Summary publication

Message from Kate Jenkins, Sex Discrimination Commissioner

Over the last century, Australia has made significant progress towards achieving gender equality and creating a more inclusive society. We have seen women’s increased participation in education and work, and increased prominence of women in leadership roles in many spheres of life. We have seen ‘equal pay for work of equal value’ enshrined in law and employers required to report on the gender pay gap.

We have enacted domestic laws honouring Australia’s international commitment to work towards eliminating discrimination on the basis of sex, sexual orientation, gender identity and intersex status. More recently, Australia has legislated for marriage equality, to ensure that adult couples can marry regardless of their sex, sexual orientation, gender identity or intersex status. The Australian Human Rights Commission (the Commission) welcomes these positive steps. However, recognising that some deeply embedded barriers to equality in certain areas of public life remain pervasive, a ‘positive discrimination’ mechanism known as ‘special measures’ was included in the Sex Discrimination Act 1984 (Cth) (SDA) to enable individuals and organisations to take steps to correct this inequality.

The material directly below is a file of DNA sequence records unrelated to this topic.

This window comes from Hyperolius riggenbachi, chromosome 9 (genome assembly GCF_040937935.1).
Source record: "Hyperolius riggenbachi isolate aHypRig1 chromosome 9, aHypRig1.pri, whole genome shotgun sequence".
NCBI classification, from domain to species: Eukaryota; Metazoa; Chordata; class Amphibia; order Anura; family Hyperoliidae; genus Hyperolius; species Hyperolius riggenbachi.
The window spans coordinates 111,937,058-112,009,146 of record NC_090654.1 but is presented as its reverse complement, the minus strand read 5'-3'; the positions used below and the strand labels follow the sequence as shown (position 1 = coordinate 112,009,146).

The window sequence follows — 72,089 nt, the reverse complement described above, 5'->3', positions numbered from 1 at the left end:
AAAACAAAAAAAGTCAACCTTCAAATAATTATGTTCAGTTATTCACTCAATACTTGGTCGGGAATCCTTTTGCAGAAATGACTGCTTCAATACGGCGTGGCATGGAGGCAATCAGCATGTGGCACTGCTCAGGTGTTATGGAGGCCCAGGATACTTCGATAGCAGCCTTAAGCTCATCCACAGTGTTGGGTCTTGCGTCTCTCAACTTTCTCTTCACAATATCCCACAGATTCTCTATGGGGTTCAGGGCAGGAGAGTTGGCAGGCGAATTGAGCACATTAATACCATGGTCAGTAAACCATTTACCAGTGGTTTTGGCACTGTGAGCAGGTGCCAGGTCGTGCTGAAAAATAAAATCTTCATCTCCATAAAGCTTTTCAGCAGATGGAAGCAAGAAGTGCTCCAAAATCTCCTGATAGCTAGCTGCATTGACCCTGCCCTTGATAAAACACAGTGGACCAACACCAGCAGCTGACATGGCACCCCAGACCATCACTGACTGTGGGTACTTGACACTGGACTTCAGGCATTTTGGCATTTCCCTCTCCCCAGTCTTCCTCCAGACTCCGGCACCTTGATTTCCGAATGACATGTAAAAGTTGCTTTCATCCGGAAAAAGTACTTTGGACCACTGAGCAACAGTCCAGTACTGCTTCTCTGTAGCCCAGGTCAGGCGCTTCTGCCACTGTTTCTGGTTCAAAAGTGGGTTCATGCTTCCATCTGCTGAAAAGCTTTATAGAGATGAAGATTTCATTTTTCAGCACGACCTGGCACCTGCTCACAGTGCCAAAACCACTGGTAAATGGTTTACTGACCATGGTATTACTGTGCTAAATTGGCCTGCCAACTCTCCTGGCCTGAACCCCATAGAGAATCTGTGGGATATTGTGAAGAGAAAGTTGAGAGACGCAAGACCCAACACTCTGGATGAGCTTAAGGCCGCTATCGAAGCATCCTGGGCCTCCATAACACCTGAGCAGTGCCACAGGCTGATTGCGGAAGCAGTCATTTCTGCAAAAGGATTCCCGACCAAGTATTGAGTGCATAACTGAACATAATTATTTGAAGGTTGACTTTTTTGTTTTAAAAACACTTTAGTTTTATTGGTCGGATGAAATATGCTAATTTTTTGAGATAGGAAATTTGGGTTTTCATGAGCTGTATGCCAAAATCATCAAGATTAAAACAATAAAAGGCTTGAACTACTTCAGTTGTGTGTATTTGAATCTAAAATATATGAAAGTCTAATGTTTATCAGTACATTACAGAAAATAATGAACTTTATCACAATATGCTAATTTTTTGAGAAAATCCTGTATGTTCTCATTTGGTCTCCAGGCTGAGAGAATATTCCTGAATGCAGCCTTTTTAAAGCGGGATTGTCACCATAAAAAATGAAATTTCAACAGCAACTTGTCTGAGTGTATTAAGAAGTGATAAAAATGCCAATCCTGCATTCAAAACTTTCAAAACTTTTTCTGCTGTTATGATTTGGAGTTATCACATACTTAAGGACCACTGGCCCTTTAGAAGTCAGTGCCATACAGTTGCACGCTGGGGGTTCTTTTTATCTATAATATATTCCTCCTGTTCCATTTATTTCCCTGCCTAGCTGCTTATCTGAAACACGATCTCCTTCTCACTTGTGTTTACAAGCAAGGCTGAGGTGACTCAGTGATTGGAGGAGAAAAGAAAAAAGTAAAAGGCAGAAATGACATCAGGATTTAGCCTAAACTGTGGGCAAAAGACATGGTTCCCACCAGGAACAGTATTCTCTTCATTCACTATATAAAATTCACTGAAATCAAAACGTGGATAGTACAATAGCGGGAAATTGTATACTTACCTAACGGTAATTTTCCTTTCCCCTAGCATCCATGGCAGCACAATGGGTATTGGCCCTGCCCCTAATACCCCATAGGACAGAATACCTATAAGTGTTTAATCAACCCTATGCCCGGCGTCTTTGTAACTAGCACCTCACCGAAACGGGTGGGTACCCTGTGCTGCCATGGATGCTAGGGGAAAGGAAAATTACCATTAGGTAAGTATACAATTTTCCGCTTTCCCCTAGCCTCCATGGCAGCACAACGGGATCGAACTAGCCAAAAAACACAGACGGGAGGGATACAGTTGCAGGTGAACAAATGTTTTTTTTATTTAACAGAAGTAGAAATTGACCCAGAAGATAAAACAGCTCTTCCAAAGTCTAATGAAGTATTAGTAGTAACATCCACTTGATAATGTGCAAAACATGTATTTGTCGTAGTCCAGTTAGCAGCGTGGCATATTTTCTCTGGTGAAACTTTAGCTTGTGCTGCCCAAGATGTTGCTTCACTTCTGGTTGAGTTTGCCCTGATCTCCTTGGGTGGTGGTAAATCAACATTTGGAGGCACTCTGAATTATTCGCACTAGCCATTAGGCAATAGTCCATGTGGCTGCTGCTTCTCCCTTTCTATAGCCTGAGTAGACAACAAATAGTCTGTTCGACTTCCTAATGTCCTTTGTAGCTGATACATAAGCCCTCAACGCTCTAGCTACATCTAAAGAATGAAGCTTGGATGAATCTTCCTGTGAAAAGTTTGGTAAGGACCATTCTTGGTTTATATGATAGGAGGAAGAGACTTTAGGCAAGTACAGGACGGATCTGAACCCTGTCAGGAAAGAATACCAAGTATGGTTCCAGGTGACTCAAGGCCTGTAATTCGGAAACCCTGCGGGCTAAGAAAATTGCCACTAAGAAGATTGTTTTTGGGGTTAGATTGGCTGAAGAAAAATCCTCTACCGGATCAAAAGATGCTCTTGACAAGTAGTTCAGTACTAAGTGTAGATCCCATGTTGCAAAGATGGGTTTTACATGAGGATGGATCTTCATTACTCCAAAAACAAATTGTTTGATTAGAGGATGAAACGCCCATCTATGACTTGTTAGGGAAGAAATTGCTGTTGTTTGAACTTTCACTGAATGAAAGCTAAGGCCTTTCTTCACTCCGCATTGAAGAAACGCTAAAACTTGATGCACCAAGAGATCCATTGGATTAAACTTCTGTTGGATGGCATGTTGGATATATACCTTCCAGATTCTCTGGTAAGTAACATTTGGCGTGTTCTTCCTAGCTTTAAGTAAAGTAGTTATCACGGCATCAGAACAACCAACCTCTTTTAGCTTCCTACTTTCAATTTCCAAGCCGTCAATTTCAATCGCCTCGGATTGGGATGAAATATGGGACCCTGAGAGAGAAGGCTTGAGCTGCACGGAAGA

The SDA recognises that some groups, including women and lesbian, gay, bisexual, transgender and intersex (LGBTI) persons, have suffered historical disadvantage and do not enjoy their human rights equally with others. The gender pay gap, the under-employment of women, barriers to leadership roles, reduced retirement savings and high rates of sexual harassment at work are examples of this continuing inequality. LGBTI persons continue to experience discrimination at work on the basis of sexual orientation, gender identity and intersex status, and experience higher than average rates of violence, harassment and bullying.

Increasingly, organisations are seeking to address this inequality by taking proactive measures.

The SDA permits individuals and organisations to take special measures for the purpose of achieving substantive equality for disadvantaged groups.

These guidelines are intended to assist organisations and individuals to understand and use the special measures provisions in the SDA. They are an important resource for organisations and individuals seeking to take positive steps to achieve gender equality and a more inclusive Australia.

Kate Jenkins
Sex Discrimination Commissioner